The person you take care of must meet the following criteria:
Do you care for your elderly parents? If so, you could be eligible for Carer’s Allowance. This is a government benefit that supports people who provide unpaid care. Caring for your parents can be very rewarding, but it can also place a strain on your finances.
California’s Department of Aging offers a Family Caregiver Services Program with funding from the U.S. Administration on Aging through the state’s 33 Area Agencies on Aging (AAAs). The AAAs coordinate local programs to assist family caregivers who are caring for an older adult.
If you are caring for a parent or loved one you could be eligible to receive Social Security benefits as their primary caregiver.
In California, your funding resources include:
Unfortunately, very few programs pay family members or friends on a regular basis to provide care. Sometimes, however, caregiving families may obtain financial relief for specific purposes, such as for respite care or to purchase goods and services, and in some cases, pay for caregiving.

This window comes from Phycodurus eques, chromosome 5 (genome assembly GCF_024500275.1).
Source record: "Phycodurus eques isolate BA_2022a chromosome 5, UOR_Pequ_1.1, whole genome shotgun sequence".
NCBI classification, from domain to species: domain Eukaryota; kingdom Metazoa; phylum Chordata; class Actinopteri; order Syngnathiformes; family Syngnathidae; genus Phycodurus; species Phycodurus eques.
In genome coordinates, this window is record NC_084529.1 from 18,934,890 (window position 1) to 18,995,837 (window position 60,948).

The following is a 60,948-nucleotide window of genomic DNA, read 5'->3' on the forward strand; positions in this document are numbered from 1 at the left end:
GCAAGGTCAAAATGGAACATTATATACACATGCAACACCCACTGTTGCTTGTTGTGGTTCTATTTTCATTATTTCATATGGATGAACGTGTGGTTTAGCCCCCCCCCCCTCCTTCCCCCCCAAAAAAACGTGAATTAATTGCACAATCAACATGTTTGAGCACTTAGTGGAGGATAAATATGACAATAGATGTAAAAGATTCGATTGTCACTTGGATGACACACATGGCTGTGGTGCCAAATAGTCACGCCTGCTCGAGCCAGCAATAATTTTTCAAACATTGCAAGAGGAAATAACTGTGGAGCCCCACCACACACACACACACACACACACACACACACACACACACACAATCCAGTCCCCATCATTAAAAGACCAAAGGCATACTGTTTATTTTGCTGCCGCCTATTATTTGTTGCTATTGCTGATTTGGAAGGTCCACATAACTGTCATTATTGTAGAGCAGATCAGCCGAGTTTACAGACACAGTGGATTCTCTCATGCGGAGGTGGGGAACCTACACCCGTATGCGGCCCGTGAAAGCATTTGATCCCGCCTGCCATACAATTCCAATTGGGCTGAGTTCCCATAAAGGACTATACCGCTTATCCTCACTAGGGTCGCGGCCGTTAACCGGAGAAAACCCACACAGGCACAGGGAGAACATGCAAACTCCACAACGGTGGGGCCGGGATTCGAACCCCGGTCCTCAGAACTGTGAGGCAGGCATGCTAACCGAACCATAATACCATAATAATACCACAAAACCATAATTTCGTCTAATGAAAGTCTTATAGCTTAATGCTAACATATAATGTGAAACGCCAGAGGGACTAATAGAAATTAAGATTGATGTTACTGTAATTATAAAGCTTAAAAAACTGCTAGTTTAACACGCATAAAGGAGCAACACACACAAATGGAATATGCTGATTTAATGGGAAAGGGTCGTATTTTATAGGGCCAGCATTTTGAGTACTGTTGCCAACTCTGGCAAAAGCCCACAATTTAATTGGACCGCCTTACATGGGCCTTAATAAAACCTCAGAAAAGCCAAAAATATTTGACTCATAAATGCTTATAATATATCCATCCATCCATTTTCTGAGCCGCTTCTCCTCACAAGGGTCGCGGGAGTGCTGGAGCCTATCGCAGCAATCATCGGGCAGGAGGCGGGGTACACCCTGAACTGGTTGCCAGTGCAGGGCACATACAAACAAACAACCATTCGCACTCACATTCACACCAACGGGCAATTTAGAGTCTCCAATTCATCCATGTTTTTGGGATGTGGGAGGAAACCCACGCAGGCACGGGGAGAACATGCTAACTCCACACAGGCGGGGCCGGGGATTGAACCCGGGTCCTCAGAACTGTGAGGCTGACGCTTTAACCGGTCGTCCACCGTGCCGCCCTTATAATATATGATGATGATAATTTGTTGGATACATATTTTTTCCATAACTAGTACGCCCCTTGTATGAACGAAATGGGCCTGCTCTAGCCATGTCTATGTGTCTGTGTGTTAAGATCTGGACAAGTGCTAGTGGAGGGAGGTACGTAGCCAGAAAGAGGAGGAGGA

Other benefits you might be able to claim
The answer is that social security for retirement will not pay for a caregiver directly. However, older adults in need of care may use their social security income to hire and pay someone to look after them.
Not every carer can claim this benefit. You may be eligible for Carer’s Allowance if you meet all the following conditions: you look after someone who gets a qualifying disability benefit. you look after that person for at least 35 hours a week.
As the caregiver to a friend or family member with a serious illness, you can apply for Social Security disability benefits on his or her behalf. Benefits may be available through one or both of the Social Security Administration’s (SSA’s) disability programs.
For instance, California, New Jersey, New York, Washington, Oregon, and Hawaii are a few of the many states that pay family caregivers and provide ongoing caregiving resources and support.
Twelve states ( Colorado, Kentucky, Maine, Minnesota, New Hampshire, New Jersey, North Dakota, Oregon, Texas, Utah, Vermont, and Wisconsin ) allow these state-funded programs to pay any relatives, including spouses, parents of minor children, and other legally responsible relatives.